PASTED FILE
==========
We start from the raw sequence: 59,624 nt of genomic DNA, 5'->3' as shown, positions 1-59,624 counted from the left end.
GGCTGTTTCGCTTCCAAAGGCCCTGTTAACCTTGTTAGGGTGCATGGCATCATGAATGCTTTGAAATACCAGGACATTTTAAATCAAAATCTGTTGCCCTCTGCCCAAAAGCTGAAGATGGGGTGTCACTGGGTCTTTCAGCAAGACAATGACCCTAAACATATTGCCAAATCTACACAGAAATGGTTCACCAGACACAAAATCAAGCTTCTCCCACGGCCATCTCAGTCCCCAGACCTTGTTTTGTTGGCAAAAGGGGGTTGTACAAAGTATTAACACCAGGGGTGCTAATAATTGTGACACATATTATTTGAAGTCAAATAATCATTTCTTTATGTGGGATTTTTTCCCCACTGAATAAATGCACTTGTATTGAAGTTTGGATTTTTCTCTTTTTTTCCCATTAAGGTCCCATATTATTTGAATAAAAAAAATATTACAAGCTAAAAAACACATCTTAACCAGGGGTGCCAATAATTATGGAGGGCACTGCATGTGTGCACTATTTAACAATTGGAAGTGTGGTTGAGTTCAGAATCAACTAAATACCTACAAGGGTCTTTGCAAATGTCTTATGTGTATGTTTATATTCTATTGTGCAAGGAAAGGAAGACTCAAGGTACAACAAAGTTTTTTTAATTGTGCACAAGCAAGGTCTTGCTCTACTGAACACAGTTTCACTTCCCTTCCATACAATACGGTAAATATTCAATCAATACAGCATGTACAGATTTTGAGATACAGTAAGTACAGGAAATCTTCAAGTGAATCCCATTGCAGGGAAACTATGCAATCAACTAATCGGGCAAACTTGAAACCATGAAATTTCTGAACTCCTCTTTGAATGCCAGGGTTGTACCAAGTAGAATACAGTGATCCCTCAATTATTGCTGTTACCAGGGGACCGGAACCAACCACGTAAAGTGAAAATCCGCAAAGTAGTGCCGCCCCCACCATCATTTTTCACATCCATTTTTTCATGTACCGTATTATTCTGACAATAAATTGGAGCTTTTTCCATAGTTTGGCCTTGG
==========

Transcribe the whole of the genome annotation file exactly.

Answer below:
We start from the raw sequence: 59,624 nt of genomic DNA, 5'->3' as shown, positions 1-59,624 counted from the left end.
GGCTGTTTCGCTTCCAAAGGCCCTGTTAACCTTGTTAGGGTGCATGGCATCATGAATGCTTTGAAATACCAGGACATTTTAAATCAAAATCTGTTGCCCTCTGCCCAAAAGCTGAAGATGGGGTGTCACTGGGTCTTTCAGCAAGACAATGACCCTAAACATATTGCCAAATCTACACAGAAATGGTTCACCAGACACAAAATCAAGCTTCTCCCACGGCCATCTCAGTCCCCAGACCTTGTTTTGTTGGCAAAAGGGGGTTGTACAAAGTATTAACACCAGGGGTGCTAATAATTGTGACACATATTATTTGAAGTCAAATAATCATTTCTTTATGTGGGATTTTTTCCCCACTGAATAAATGCACTTGTATTGAAGTTTGGATTTTTCTCTTTTTTTCCCATTAAGGTCCCATATTATTTGAATAAAAAAAATATTACAAGCTAAAAAACACATCTTAACCAGGGGTGCCAATAATTATGGAGGGCACTGCATGTGTGCACTATTTAACAATTGGAAGTGTGGTTGAGTTCAGAATCAACTAAATACCTACAAGGGTCTTTGCAAATGTCTTATGTGTATGTTTATATTCTATTGTGCAAGGAAAGGAAGACTCAAGGTACAACAAAGTTTTTTTAATTGTGCACAAGCAAGGTCTTGCTCTACTGAACACAGTTTCACTTCCCTTCCATACAATACGGTAAATATTCAATCAATACAGCATGTACAGATTTTGAGATACAGTAAGTACAGGAAATCTTCAAGTGAATCCCATTGCAGGGAAACTATGCAATCAACTAATCGGGCAAACTTGAAACCATGAAATTTCTGAACTCCTCTTTGAATGCCAGGGTTGTACCAAGTAGAATACAGTGATCCCTCAATTATTGCTGTTACCAGGGGACCGGAACCAACCACGTAAAGTGAAAATCCGCAAAGTAGTGCCGCCCCCACCATCATTTTTCACATCCATTTTTTCATGTACCGTATTATTCTGACAATAAATTGGAGCTTTTTCCATAGTTTGGCCTTGG